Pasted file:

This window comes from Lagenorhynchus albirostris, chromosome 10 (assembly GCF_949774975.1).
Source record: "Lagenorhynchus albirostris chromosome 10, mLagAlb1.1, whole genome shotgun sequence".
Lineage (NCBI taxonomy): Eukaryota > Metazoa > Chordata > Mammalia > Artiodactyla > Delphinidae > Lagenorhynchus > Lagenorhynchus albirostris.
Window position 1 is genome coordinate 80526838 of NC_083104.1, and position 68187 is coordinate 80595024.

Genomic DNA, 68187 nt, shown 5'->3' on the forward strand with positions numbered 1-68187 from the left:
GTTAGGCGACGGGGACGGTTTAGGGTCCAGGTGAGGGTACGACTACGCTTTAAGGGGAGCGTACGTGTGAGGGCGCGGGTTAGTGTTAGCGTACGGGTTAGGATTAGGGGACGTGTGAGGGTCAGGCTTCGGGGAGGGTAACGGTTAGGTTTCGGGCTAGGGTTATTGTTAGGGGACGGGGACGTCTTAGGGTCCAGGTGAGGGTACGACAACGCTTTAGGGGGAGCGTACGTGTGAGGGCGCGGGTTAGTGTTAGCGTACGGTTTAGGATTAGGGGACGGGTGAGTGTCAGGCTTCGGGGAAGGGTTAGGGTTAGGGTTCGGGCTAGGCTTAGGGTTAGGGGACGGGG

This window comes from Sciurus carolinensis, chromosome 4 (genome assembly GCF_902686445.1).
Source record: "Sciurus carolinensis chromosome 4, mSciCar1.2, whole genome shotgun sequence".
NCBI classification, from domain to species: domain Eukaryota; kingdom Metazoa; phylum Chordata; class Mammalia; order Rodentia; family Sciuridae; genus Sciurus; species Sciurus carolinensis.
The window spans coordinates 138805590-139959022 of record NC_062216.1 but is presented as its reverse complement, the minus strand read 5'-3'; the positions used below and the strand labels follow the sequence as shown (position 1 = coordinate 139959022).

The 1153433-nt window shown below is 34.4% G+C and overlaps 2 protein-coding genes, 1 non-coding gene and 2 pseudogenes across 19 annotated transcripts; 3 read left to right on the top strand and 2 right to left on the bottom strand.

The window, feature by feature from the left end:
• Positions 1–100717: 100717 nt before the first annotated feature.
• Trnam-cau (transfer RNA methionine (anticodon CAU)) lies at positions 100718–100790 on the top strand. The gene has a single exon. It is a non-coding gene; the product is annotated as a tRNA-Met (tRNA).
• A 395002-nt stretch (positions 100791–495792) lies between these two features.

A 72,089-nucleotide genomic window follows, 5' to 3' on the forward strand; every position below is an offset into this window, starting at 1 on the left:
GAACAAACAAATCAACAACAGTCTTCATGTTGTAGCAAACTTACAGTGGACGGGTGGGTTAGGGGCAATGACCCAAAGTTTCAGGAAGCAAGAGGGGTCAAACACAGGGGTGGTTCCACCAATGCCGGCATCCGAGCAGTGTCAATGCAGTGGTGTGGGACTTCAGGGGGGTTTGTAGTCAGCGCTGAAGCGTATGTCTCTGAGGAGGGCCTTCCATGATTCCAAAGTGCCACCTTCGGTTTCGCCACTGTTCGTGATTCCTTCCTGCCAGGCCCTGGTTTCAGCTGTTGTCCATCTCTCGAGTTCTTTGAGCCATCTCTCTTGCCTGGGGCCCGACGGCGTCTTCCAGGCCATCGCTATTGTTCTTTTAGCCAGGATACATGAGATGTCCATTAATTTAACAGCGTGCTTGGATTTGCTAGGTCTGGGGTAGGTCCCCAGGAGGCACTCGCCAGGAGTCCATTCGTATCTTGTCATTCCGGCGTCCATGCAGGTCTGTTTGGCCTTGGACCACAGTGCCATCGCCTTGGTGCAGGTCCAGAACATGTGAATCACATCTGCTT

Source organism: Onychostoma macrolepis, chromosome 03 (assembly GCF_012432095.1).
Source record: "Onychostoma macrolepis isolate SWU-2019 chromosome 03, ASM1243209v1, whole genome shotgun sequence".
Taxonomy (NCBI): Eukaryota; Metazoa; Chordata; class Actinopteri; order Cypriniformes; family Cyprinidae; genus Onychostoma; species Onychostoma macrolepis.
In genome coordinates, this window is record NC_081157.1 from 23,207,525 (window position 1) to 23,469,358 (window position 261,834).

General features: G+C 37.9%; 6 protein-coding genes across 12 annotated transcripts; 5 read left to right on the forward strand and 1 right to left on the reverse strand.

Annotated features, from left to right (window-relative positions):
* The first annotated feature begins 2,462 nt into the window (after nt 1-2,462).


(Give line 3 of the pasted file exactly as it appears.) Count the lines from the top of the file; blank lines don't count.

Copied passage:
Lineage (NCBI taxonomy): Eukaryota > Metazoa > Chordata > Mammalia > Artiodactyla > Delphinidae > Lagenorhynchus > Lagenorhynchus albirostris.